This work is unsigned and attributed to Hiroshi Yoshida on the basis of style.
About the artist
Hiroshi Yoshida was born in 1876. He began his artistic training with his adoptive father in Kurume, Fukuoka prefecture. Around the age of twenty, he left Kurume to study with Soritsu Tamura in Kyoto, subsequently moving to Tokyo and the tutelage of Shotaro Koyama. Yoshida studied Western-style painting, winning many exhibition prizes and making several trips to the United States, Europe and North Africa selling his watercolors and oil paintings. In 1902, he played a leading role in the organization of the Meiji Fine Arts Society into the Pacific Painting Association. His work was featured in the exhibitions of the state-sponsored Bunten and Teiten. While highly successful as an oil painter and watercolor artist, Hiroshi Yoshida turned to woodblock printmaking upon learning of the Western world’s infatuation with ukiyo-e.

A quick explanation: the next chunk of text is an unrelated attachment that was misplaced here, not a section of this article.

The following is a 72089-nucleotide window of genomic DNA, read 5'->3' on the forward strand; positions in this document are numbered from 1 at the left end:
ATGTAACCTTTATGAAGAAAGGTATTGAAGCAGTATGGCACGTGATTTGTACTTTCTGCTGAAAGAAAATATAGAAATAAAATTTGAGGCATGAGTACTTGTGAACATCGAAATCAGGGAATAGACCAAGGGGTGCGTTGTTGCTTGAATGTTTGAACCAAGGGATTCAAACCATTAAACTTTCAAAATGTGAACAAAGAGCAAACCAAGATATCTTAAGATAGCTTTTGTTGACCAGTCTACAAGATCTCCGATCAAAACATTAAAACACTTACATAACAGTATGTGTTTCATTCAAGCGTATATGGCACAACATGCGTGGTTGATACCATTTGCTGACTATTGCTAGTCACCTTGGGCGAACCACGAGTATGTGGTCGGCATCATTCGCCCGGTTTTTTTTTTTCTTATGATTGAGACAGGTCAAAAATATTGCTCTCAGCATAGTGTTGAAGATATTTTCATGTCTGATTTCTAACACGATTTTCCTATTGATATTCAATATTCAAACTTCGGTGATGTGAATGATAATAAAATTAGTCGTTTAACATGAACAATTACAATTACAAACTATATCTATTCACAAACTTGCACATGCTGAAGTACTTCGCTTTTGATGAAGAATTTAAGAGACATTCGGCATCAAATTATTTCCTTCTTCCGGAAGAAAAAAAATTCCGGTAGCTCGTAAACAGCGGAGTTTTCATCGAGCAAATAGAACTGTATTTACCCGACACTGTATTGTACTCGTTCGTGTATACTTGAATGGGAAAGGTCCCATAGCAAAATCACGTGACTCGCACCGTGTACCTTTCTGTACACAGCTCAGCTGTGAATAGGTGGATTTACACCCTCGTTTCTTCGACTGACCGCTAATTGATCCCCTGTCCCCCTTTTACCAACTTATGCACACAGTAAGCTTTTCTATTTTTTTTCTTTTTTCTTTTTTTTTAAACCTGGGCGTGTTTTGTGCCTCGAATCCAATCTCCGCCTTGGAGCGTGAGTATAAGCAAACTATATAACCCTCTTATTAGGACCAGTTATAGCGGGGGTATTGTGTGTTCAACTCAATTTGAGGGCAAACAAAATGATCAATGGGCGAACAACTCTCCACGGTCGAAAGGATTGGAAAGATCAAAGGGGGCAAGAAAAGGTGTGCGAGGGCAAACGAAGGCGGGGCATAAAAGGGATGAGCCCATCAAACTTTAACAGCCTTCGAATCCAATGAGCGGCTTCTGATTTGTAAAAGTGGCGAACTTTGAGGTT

Following the Great Kanto Earthquake of 1923, Hiroshi Yoshida embarked on a tour of the United States and Europe, painting and selling his work. When he returned to Japan in 1925, he started his own workshop, specializing in landscapes inspired both by his native country and his travels abroad. Yoshida oversaw each step of the woodblock printing process—from design to publication. His career was temporarily interrupted by his sojourn as a war correspondent in Manchuria during the Pacific War. Although he designed his last woodblock print in 1946, Yoshida continued to paint with oils and watercolors up until his death in 1950.
Hiroshi Yoshida was widely traveled and knowledgeable of Western aesthetics, yet maintained an allegiance to traditional Japanese techniques and traditions. Attracted by the calmer moments of nature, his woodblock prints breathe coolness, invite meditation, and set a soft, peaceful mood. All of his lifetime prints are signed “Hiroshi Yoshida” in pencil and marked with a jizuri (self-printed) seal outside of the margin. Within the image, most prints are signed “Yoshida” with brush and ink beside a red “Hiroshi” seal.